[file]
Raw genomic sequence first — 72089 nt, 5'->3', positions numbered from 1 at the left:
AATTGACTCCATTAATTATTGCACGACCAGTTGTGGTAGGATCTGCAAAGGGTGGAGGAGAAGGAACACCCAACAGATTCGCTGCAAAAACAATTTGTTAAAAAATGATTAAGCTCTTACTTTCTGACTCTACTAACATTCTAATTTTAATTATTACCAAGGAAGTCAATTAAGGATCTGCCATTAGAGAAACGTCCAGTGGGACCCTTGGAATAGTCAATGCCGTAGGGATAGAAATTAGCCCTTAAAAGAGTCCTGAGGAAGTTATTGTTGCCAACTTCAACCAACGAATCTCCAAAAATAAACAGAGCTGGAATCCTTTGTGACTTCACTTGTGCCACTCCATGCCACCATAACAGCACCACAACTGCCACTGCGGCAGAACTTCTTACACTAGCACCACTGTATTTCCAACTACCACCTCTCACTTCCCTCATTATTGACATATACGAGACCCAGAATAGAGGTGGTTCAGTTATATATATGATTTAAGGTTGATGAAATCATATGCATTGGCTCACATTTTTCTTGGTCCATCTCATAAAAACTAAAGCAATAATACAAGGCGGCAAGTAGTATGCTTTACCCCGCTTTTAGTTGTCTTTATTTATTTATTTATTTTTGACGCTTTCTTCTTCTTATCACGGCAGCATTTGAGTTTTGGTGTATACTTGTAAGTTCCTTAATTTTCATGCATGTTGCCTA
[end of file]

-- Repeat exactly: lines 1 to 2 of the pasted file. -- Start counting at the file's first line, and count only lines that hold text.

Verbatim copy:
Raw genomic sequence first — 72089 nt, 5'->3', positions numbered from 1 at the left:
AATTGACTCCATTAATTATTGCACGACCAGTTGTGGTAGGATCTGCAAAGGGTGGAGGAGAAGGAACACCCAACAGATTCGCTGCAAAAACAATTTGTTAAAAAATGATTAAGCTCTTACTTTCTGACTCTACTAACATTCTAATTTTAATTATTACCAAGGAAGTCAATTAAGGATCTGCCATTAGAGAAACGTCCAGTGGGACCCTTGGAATAGTCAATGCCGTAGGGATAGAAATTAGCCCTTAAAAGAGTCCTGAGGAAGTTATTGTTGCCAACTTCAACCAACGAATCTCCAAAAATAAACAGAGCTGGAATCCTTTGTGACTTCACTTGTGCCACTCCATGCCACCATAACAGCACCACAACTGCCACTGCGGCAGAACTTCTTACACTAGCACCACTGTATTTCCAACTACCACCTCTCACTTCCCTCATTATTGACATATACGAGACCCAGAATAGAGGTGGTTCAGTTATATATATGATTTAAGGTTGATGAAATCATATGCATTGGCTCACATTTTTCTTGGTCCATCTCATAAAAACTAAAGCAATAATACAAGGCGGCAAGTAGTATGCTTTACCCCGCTTTTAGTTGTCTTTATTTATTTATTTATTTTTGACGCTTTCTTCTTCTTATCACGGCAGCATTTGAGTTTTGGTGTATACTTGTAAGTTCCTTAATTTTCATGCATGTTGCCTA